RFC: Enhancing ObjC message lookup in the presence of protocols

d.ayers@inode.at d.ayers@inode.at
Wed Oct 20 12:49:00 GMT 2004


>
> On 19 Oct 2004, at 12.56, d.ayers@inode.at wrote:
>
>>> So, '[clsP2 name]' above should result in the compiler telling you
>>> 'found -name instead of +name in protocol(s)', and then using '-
>>> (NSString *)name' out of Proto2.
>>
>> We are not guessing what kind of object clsP2 contains.  We would be
>> using
>> the information we do have about Proto2 to constrain the fallback to
>> the
>> instance method search.
>
> But the most you can say about Proto2 in your example is that none of
> the
> root classes that you have seen adopt it.  Does that mean that _no_ root
> class in your program adopts it and/or provides the methods that Proto2
> requires?

As far as the compiler is concerned, yes!  Just like:

@interface MyRoot
@end
@interface MyClass
-method1;
@end

means that no root class implements method1.  If non is seen by the
compiler then it should  warn if it sees:

void func(Class cls)
{
  [cls method1];  /* no method found */
}

as it correctly does.  It doesn't make assumptions about whether there
could be some other root class that may implement method1 that it hasn't
seen yet.  But once it does, it will not warn.

>>
>>> Alternatively, if you know what type of object 'clsP2' was pointing
>>> at,
>>> then you should type it appropriately, e.g.,
>>>
>>>    SomeClass <Proto2> *clsP2;
>>>    [clsP2 name];  /* this will issue a more precise diagnostic */
>>
>> Here you have an object, not a class anymore, but that is a different
>> issue.
>
> True, true...  I guess perhaps we should think of notation to denote
> class objects
> of a specific type? :-)

Like I said, this is a different issue.

[snip]
>>
>> What I'm trying to show is that "to look through protocols" in the
>> case of
>> 'Class <protocol>' should heed the information we have about the
>> protocols
>> when taking into account the sematics of instance methods of root
>> classes.
>>
>> You initially disliked the idea of "protocols adopted by root
>> classes". In the absence of this infomormation, I conceeded to at
>> least add the instance methods search for all protocols, eventhough
>> this approach  will
>> induce false positives as described above.  You implicitly affirmed in
>> this thread that we should adorn protocols with the status "adopted by
>> root classes" to handle the global class cache correctly.  Now I'm
>> saying,
>> if we have the infomation with the protocol, why not also use it for
>> lookup of protocol qualified classes to constrain the instance method
>> search for adorned protocols.
>>
>> We "know" that no class has adopted the protocol as a root protocol if
>> it's not adorned.
>
> But do you know that none of the root classes (even in your own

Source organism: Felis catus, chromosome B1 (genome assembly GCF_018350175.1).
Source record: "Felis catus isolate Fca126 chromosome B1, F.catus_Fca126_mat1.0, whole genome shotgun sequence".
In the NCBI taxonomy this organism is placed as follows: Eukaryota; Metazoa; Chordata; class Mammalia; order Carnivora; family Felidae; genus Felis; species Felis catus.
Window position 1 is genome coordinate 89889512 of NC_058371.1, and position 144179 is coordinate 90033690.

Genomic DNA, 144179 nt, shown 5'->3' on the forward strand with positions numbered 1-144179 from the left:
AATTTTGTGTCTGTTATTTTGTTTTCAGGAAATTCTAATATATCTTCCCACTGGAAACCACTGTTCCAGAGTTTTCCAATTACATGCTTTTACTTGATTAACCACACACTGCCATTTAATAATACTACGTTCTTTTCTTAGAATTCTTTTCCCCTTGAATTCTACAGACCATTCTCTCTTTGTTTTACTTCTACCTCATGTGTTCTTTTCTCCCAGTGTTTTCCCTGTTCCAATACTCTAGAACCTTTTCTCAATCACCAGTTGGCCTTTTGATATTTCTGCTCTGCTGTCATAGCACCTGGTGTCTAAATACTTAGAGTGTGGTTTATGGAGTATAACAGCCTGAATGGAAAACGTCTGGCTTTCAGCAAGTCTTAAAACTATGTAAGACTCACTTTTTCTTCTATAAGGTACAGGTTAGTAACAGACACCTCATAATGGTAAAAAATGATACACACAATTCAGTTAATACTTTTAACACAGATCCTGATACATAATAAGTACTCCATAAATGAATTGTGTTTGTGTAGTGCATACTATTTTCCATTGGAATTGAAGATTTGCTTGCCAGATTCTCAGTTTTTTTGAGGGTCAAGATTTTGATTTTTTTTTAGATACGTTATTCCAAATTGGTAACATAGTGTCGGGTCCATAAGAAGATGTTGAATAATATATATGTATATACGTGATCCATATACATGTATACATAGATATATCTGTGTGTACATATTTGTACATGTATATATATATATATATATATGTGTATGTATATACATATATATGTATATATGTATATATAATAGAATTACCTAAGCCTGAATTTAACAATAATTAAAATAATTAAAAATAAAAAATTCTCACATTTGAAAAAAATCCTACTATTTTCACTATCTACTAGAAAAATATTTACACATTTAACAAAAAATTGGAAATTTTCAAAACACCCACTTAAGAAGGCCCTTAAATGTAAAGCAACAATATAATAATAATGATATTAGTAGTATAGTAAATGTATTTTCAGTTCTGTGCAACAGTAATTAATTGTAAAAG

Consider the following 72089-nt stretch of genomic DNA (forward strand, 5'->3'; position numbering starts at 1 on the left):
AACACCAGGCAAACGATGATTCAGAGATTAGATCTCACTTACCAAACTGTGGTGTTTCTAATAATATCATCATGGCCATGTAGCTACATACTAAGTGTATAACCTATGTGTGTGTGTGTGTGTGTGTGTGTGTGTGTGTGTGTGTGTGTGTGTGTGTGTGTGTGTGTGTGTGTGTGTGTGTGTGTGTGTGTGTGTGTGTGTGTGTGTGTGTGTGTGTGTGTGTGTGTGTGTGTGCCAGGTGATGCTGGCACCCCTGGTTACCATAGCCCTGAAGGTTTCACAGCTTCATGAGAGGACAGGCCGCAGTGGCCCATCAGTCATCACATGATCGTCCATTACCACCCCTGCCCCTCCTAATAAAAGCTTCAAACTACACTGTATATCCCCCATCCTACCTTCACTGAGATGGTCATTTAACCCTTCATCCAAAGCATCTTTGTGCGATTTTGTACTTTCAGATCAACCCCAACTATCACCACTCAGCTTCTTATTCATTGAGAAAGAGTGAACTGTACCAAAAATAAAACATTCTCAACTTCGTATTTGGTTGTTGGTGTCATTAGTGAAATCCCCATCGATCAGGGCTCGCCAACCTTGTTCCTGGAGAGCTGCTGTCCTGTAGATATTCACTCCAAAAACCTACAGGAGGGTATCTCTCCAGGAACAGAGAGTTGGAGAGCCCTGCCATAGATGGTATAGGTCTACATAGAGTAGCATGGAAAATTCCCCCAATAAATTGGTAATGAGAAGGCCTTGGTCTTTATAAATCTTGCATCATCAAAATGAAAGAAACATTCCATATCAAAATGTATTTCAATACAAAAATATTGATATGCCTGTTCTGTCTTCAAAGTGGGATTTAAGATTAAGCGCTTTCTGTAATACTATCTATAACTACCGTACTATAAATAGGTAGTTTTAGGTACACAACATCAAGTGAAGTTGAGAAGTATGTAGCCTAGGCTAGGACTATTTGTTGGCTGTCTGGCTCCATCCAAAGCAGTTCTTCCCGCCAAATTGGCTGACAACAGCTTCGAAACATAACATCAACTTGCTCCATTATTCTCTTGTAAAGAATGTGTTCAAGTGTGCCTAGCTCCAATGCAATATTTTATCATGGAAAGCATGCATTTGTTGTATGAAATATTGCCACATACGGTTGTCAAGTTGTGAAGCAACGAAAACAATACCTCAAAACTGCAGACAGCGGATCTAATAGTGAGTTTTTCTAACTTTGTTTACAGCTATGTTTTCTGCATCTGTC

> translation
> unit, let alone others) nevertheless provide the method you're looking
> for?

All the compiler knows and should know, is what it has seen (see example
above).  If it sees more applicable prototypes then it should (and does)
take them into account.

>
> For your approach to be fully consistent, shouldn't you _always_ check
> which protocols are adopted where?  For example, given
>
>    id <Foo, Bar, Baz> obj;
>    [obj mess];
>
> shouldn't you check whether Foo, Bar and Baz have been adopted by some
> class somewhere, root or non-root?  I really don't think we want to go
> down this path, not least because this would entail changing the
> long-established semantics of message dispatch. :-(

Why do you think I'm inferring that there should be some root/non-root
handling here?  I definitely didn't mean to.  'obj' is an object, and it
should only concern itself with instance methods.  There are no implicit
semantics with respect to root classes or class methods.

>>  I think you're implying that "we may have not seen the
>> header that does", and therefor we shouldn't be using that
>> information.
>
> Not when we're messaging an opaque receiver such as 'Class' or 'id'.
> Aside from
> collecting encountered method signatures in our global hash tables, we
> shouldn't
> make any assumptions about the type of the receiver (and, therefore,
> whether the
> root class of the receiver's hierarchy adopts a given protocol or not).
>

I am not making assumptions about the 'Class' other than consistently
transfering the existing assumptions that we make in analogous cases:

@interace MyRoot
- method1;
@end
@interface MyClass : MyRoot
- method2;
@end

void func1(Class cls)
{
  [cls method1]; /* OK */
  [cls method2]; /* No method found */
}

If the compiler sees that a root class declares method1 (an instance
method) it also inserts it into the class hash list, as it /knows/ that
some root class implements it. If it doesn't see it in a root class (ie.
method2) then it warns.  It is irrelevant whether later in the translation
unit it sees:

@interface MyRoot (extensions)
- method2;
@end

which include method2 in the class hash list and from then on will not
warn about that message being sent to 'Class cls' anymore:

void func2(Class cls)
{
  [cls method1]; /* OK */
  [cls method2]; /* OK */
}

> Anyway, I think we're sort of circling the drain here. :-)  I'll update
> my patch
> to fix the type comparison snafus you found.  I think that I'll also
> populate
> the hash tables with methods from protocols, including handling of
> forward-declared
> protocols adopted by root classes.
>

Populating the class hash with instance methods of protocols unconstrained
is better than not populating them at all.  But I still think we should do
better especially since you have now conceeded to collecting the
information we need.

Cheers,
David





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